3.31.2009

The Empty Canvas

Michelangelo believed that sculptures already existed within blocks of marble, that a sculptor was merely freeing them with his or her chisel. He also believed pizza was totally awesome, although I may be thinking of a different Michelangelo. I know that one was a great creator, while another was a great creation. Art comes in many forms, from the visual to the auditory, from commercial to entertainment.

For me, as a graphic artist, the blank page is the greatest challenge. I deal with different forms of stress at various points in the creative process, and revisions and corrections can overwhelm as deadlines approach or pass by. At the end of the day, a lot of work is a lot of work no matter what your field, and the end of the day may vary with workload. But as long as there's something on that page, as long as that canvas is no longer blank, I have something to work with. I can make a concrete list and prioritize, knowing what to do first and seeing which elements need to be shifted, or which colors need to be adjusted. Getting started is the hardest part of every assignment.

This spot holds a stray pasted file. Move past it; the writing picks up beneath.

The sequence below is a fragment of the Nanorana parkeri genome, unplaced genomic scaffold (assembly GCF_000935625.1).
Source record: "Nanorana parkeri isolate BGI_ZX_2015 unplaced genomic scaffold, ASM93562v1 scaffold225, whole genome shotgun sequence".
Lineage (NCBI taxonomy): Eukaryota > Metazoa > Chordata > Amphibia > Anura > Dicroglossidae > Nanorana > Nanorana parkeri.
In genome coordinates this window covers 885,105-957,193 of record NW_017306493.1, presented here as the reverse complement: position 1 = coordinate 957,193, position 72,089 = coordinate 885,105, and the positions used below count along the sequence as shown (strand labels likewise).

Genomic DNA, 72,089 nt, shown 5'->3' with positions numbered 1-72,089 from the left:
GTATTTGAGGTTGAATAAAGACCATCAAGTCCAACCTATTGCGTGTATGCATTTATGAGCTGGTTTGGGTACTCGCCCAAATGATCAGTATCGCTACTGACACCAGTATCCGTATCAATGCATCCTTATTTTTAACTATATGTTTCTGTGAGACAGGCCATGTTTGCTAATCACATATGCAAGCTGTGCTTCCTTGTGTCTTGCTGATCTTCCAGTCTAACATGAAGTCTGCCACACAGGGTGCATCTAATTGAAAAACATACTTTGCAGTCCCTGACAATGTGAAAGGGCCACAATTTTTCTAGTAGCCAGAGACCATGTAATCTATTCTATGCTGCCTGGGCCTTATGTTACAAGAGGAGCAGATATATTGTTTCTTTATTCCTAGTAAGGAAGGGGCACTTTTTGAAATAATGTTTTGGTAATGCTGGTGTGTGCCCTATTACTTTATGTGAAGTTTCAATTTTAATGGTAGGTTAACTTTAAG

I struggle sometimes, and wonder if that's common among people in my field or if I'm just creatively challenged. Often, a strategy meeting sometimes consists of a group of people telling me, “Here's what we've done; we need something new.” I can never come up with an idea in those moments, not without further thought and research. Give me a reference as a starting point, tell me to do something similar, or to improve on something that exists, and I have a million solutions. Tell me to fill a blank page? I just can't conjure that kind of inspiration.